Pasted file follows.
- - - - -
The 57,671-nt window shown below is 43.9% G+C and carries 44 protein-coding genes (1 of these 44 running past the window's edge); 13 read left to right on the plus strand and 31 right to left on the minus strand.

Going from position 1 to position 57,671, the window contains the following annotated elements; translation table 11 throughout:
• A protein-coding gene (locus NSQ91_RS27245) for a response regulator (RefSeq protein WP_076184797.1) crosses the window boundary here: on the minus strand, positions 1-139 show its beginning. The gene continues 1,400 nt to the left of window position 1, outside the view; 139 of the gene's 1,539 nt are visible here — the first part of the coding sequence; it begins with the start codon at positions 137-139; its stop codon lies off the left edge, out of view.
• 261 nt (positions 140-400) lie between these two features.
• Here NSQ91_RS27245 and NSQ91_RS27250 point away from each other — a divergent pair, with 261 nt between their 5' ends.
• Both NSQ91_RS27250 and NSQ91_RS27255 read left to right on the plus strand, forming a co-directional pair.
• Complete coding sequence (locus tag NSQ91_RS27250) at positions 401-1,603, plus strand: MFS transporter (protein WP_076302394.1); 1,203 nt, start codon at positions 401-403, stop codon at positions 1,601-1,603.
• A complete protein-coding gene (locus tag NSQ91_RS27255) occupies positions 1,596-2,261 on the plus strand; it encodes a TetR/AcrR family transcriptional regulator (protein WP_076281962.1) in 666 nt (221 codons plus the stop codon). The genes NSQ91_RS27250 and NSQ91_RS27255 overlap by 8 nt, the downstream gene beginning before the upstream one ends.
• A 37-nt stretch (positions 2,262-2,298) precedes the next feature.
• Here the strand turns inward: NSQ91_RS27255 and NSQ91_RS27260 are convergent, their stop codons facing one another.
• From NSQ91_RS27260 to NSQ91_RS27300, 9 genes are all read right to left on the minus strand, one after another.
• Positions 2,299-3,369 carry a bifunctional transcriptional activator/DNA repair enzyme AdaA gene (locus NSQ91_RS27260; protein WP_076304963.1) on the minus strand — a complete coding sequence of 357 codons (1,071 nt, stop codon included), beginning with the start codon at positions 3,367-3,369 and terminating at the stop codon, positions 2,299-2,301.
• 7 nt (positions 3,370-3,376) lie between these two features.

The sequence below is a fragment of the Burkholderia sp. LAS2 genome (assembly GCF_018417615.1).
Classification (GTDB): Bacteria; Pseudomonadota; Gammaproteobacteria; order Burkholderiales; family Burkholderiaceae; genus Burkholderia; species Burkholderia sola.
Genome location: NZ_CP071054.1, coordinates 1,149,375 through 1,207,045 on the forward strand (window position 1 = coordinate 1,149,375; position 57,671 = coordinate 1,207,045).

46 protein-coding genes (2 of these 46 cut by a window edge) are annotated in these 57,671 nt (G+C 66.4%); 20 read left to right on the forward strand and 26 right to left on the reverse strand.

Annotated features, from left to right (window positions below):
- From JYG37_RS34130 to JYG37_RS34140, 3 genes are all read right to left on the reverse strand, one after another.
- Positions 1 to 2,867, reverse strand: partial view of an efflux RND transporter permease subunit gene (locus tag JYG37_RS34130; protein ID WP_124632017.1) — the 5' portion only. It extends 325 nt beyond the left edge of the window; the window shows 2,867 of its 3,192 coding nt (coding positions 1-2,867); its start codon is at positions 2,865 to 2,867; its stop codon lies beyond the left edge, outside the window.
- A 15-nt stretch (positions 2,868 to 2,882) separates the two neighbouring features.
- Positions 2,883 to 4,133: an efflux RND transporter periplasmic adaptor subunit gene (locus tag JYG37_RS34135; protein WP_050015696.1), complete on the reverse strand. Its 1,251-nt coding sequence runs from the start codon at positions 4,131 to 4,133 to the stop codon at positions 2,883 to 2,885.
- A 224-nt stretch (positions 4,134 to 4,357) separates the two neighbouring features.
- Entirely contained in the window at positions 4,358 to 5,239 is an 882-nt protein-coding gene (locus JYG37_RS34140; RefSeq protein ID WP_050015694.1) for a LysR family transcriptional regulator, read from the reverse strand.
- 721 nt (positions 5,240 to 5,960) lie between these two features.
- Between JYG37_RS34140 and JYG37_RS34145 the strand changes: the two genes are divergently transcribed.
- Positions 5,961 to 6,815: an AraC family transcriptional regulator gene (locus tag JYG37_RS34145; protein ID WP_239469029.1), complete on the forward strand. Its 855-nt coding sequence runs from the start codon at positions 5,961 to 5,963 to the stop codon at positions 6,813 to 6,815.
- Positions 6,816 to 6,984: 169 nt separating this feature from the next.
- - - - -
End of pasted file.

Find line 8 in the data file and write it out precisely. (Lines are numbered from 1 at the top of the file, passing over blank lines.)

• A complete protein-coding gene (locus tag NSQ91_RS27255) occupies positions 1,596-2,261 on the plus strand; it encodes a TetR/AcrR family transcriptional regulator (protein WP_076281962.1) in 666 nt (221 codons plus the stop codon). The genes NSQ91_RS27250 and NSQ91_RS27255 overlap by 8 nt, the downstream gene beginning before the upstream one ends.